Mohammed Soutari, the project manager, remembers what the camp looked like only a few years ago. "Sewage, especially in the winter, was flooding on the streets and one could see children playing in this environment". The construction of the sewage system (including surface storm water drainage) as well as paving of all the roads has significantly improved the conditions in Khan Dannoun. "This project has improved the life of camp inhabitants significantly. We are extremely happy with what has been gained so far, but complete happiness will come with the running water" says Soutari. He expects that the camp will enjoy running water no earlier than 2014.
At the moment the water comes from wells drilled as part of the project and from mobile tankers. Previously, camp inhabitants used to dig wells without official permission, often close to dug latrines. This constituted a serious health hazard. "Since the regulation of this issue, the spread of intestinal diseases has considerably decreased" says Soutari. At the same time, the mobile water tankers are not a guaranteed source of safe water and the purity of the water depends on the supplier. Thus, the camp is eagerly awaiting the last element of the project – running water.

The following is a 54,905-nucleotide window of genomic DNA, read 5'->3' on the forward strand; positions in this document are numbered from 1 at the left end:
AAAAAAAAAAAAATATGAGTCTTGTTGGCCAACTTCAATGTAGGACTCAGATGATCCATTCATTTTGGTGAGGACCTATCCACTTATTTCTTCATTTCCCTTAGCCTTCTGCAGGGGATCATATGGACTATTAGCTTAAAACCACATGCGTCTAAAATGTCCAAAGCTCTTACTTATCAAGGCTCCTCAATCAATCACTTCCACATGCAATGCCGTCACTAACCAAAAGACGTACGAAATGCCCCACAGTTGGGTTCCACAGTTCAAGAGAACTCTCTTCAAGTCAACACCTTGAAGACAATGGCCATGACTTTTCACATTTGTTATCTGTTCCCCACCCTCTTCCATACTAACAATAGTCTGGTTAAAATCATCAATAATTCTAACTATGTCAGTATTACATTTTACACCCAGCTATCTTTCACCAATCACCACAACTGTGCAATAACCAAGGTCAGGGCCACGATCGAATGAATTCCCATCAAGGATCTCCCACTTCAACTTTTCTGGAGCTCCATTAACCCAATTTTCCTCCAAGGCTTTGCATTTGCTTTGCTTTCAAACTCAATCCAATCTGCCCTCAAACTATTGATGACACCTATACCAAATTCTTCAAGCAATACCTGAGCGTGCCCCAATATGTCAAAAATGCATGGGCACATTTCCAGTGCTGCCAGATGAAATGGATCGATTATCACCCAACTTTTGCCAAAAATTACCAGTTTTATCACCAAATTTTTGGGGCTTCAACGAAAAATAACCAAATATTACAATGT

As well as improving sanitation and water supplies, the project also delivers a community development programme aimed at improving employment opportunities in the camp. Many families can barely meet their basic needs, meaning many young people drop out of school early in order to contribute to their household׳s income. The majority of men from the camp are farm workers on Syrian-owned land, some work in factories, while the rest are wage labourers. Only 30 percent of women from Kahn Dannoun work. "They usually work as house-cleaners and do not earn a lot. Many of their domestic duties are delegated to their daughters, which discourages them from continuing their education" explains Sawsan al Sahli, a social worker in the Camp.
The project offers numerous language, IT and engineering courses. Some course participants are already enjoying new jobs. 24-year-old Ahmad Khalifa attended an IT course for three months. Before the course he had been unemployed with no future prospects. Now he shares his time between two jobs. He works as a secretary at a construction office and as an IT tutor in UNRWA's training centre. "The Project provided numerous courses, not only those focused on employment, but also special training aimed at improving health, environmental awareness and protection" Sawsan explains. "This Project encompasses a whole range of aspects, not only water and sewage. It has changed the living situation of the Khan Dannoun population significantly" says Soutari.
The Water Supply and Sanitation Project for Khan Dannoun and Khan Eshieh Camps and Adjacent Area is part of a larger project funded by the European Union (8 million Euro) and the Syrian government (400,000 Euro) aiming at the preparation of studies and designs for regional water supply systems in the south-west rural Damascus area and at creating two large regional wastewater treatment facilities in order to serve a population of 400,000.